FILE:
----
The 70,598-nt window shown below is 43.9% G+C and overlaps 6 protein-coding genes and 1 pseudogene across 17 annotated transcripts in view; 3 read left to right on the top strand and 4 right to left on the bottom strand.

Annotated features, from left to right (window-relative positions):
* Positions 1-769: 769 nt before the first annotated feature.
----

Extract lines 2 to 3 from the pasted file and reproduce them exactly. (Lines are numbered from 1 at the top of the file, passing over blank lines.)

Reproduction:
Annotated features, from left to right (window-relative positions):
* Positions 1-769: 769 nt before the first annotated feature.